The Biden administration has released a fact sheet aiming to show its continued commitment to historically Black colleges and universities (HBCUs), as it combats what it calls misinformation promulgated over social media and in Republican circles.
Particularly irritating to the administration was an Associated Press report that President Biden cut funding to HBCUs from $45 billion to $2 billion.
Pastor Jamal Bryant falsely claimed that the administration sought to defund HBCUs. He later retracted those comments.
“In the face of discrimination against Black Americans by many institutions of higher education, HBCUs fostered academic excellence and created pathways to opportunity for Black students throughout our nation,” administration officials wrote in a fact sheet. “HBCUs vary in size and academic focus and serve a range of diverse students and communities in urban, rural and suburban settings. HBCU graduates are leaders in every field and include barrier-breaking public servants, scientists, artists, lawyers, engineers, educators and business owners.”
There are several HBCU graduates serving in senior roles in the Biden administration, including Director of the White House Office of Public Engagement Cedric Richmond, Environmental Protection Agency Administrator Michael Regan and Vice President Kamala Harris — the first HBCU graduate ever to serve in the position.
“Despite this record of success, disparities in resources and opportunities for HBCUs and their students persist, and the COVID-19 pandemic has highlighted continuing and new challenges for HBCUs,” the administration wrote. “To promote our shared prosperity and advance equity for all Americans, the Biden administration has prioritized and delivered historic levels of investment in and support for HCBUs.”
According to the fact sheet, those actions include:
– American Rescue Plan
The American Rescue Plan provided over $4 billion in relief funding to HBCUs, including approximately $1.6 billion in debt relief to 45 HBCUs (13 public institutions and 32 private institutions) earlier this year.
– FY 2021 Grant Funding
In fiscal 2021, the Department of Education awarded a total of $1 billion to build the capacity of institutions that serve large numbers of students of color and low-income students. $500 million of this funding went directly to HBCUs.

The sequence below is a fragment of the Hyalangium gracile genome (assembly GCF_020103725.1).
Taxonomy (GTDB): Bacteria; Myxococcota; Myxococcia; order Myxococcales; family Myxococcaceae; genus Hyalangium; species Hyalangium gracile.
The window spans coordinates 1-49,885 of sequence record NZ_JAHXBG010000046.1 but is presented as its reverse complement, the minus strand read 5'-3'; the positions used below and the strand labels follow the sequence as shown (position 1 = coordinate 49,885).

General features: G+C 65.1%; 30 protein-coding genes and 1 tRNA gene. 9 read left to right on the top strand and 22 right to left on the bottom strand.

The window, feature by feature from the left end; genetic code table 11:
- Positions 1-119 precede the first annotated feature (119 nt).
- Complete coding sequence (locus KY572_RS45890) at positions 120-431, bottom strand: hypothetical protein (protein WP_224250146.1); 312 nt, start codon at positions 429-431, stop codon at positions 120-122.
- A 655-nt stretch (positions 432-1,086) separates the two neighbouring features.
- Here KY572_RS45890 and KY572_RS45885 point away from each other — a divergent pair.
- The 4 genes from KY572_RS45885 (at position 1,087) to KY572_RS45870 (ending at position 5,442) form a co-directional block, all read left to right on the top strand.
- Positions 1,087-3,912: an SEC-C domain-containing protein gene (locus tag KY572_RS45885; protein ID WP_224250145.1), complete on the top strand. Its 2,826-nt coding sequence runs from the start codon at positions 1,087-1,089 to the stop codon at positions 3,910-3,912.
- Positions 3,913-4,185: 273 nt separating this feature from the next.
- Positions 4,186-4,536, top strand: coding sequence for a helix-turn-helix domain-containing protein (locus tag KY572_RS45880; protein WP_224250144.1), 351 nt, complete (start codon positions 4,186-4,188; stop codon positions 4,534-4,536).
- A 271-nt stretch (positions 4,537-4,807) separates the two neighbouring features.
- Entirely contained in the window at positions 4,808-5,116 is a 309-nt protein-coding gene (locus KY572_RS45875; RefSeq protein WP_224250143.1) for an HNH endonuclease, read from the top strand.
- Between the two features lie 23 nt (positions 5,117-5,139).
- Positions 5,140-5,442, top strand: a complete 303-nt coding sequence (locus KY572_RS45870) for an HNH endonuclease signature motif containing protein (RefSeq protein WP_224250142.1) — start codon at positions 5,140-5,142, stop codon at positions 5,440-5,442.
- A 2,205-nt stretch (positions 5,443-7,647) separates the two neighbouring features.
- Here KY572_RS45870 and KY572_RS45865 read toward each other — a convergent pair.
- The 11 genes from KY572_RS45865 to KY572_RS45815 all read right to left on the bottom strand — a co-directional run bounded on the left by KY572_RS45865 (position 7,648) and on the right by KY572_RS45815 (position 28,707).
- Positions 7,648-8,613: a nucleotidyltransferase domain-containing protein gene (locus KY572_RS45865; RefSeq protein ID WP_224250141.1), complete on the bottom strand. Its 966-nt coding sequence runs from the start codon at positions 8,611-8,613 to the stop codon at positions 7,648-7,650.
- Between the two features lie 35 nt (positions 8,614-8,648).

– FY 2022 Budget Request
The president’s fiscal 2022 budget requests a total of $887 million for HBCU-specific funding in Higher Education Act (HEA) Title III funds — an increase of $247 million over last year’s level.
This would triple the mandatory Title III funding at the Department of Education — for a total of $252 million. Title III mandatory funds provide formula grants to all HBCUs to invest in capacity-building initiatives and student success programs.
The president’s budget request includes funding for research opportunities at HBCUs, labs, IT infrastructure, workforce development programs in STEM, and DOJ funding for Violence Against Women Act programs at HBCUs, among other priorities.
– Teacher Quality Funding
Through the fiscal 2022 budget request and the Build Back Better plan, Biden has proposed $60 million for the Augustus Hawkins Centers of Excellence Program to support teacher preparation programs at HBCUs and minority-serving institutions (MSIs).
In September, Biden signed an executive order to reestablish the White House Initiative on Advancing Educational Equity, Excellence, and Economic Opportunity through HBCUs and issued a proclamation recognizing National HBCU Week.
The president’s executive order calls for a whole of government approach to support HBCUs in responding to and recovering from the coronavirus pandemic and bolster HBCUs in a number of ways, including by breaking down barriers and improving access to Federal funding and other programs, particularly in areas of research and development.
The order specifically directs senior officials in the Executive Office of The President and the Office of the Vice President to consult and collaborate with the Initiative on policy priorities for HBCUs.
Federal agencies must submit plans by Feb. 1 of each year to describe how they are increasing HBCU access to Federal programs and improving Federal recruitment activities at HBCUs to build pathways to Federal employment.
During HBCU Week, Biden also named Tony Allen, president of Delaware State University, as chair of the president’s Board of Advisers on HBCUs. The board, originally established by the Carter administration, is meant to engage key stakeholders in fields such as education, business and philanthropy to advance the goals of the HBCU Initiative.
The president’s Build Back Better plan would provide tuition subsidies to students who attend HBCUs with a family income below $125,000. It would also provide free community college to students who attend one of the 11 HBCUs that are also community colleges.
Build Back Better also includes a $5 billion increase in funding for HEA Title III and Title V, which can be used by HBCUs, Tribal colleges and universities (TCUs) and MSIs to strengthen their academic, administrative and fiscal capabilities, including by creating or expanding educational programs in high-demand fields (e.g., STEM, computer sciences, nursing, and allied health).
Build Back Better would direct an additional $2 billion toward building a pipeline of skilled health care workers with graduate degrees from HBCUs, TCUs and MSIs.